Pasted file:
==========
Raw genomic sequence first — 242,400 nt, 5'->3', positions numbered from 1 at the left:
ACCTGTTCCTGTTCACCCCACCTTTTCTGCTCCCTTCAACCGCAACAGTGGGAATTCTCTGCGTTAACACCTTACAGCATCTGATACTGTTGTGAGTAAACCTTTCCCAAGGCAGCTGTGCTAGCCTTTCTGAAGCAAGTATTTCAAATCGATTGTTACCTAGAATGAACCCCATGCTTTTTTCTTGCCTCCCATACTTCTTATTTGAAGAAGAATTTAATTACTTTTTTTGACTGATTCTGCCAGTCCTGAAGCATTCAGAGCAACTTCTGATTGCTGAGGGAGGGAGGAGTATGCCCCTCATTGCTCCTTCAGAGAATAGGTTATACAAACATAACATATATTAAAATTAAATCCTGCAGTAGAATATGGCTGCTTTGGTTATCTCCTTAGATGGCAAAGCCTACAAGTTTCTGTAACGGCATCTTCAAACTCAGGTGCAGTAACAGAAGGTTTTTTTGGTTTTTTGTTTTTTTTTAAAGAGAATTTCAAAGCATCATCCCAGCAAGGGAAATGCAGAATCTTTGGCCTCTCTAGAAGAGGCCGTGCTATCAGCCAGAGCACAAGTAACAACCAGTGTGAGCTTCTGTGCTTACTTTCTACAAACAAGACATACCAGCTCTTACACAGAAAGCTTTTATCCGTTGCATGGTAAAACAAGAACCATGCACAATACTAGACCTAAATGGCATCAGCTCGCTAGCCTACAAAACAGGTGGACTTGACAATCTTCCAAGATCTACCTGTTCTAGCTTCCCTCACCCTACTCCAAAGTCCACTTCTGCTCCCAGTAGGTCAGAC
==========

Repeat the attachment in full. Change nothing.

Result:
Raw genomic sequence first — 242,400 nt, 5'->3', positions numbered from 1 at the left:
ACCTGTTCCTGTTCACCCCACCTTTTCTGCTCCCTTCAACCGCAACAGTGGGAATTCTCTGCGTTAACACCTTACAGCATCTGATACTGTTGTGAGTAAACCTTTCCCAAGGCAGCTGTGCTAGCCTTTCTGAAGCAAGTATTTCAAATCGATTGTTACCTAGAATGAACCCCATGCTTTTTTCTTGCCTCCCATACTTCTTATTTGAAGAAGAATTTAATTACTTTTTTTGACTGATTCTGCCAGTCCTGAAGCATTCAGAGCAACTTCTGATTGCTGAGGGAGGGAGGAGTATGCCCCTCATTGCTCCTTCAGAGAATAGGTTATACAAACATAACATATATTAAAATTAAATCCTGCAGTAGAATATGGCTGCTTTGGTTATCTCCTTAGATGGCAAAGCCTACAAGTTTCTGTAACGGCATCTTCAAACTCAGGTGCAGTAACAGAAGGTTTTTTTGGTTTTTTGTTTTTTTTTAAAGAGAATTTCAAAGCATCATCCCAGCAAGGGAAATGCAGAATCTTTGGCCTCTCTAGAAGAGGCCGTGCTATCAGCCAGAGCACAAGTAACAACCAGTGTGAGCTTCTGTGCTTACTTTCTACAAACAAGACATACCAGCTCTTACACAGAAAGCTTTTATCCGTTGCATGGTAAAACAAGAACCATGCACAATACTAGACCTAAATGGCATCAGCTCGCTAGCCTACAAAACAGGTGGACTTGACAATCTTCCAAGATCTACCTGTTCTAGCTTCCCTCACCCTACTCCAAAGTCCACTTCTGCTCCCAGTAGGTCAGAC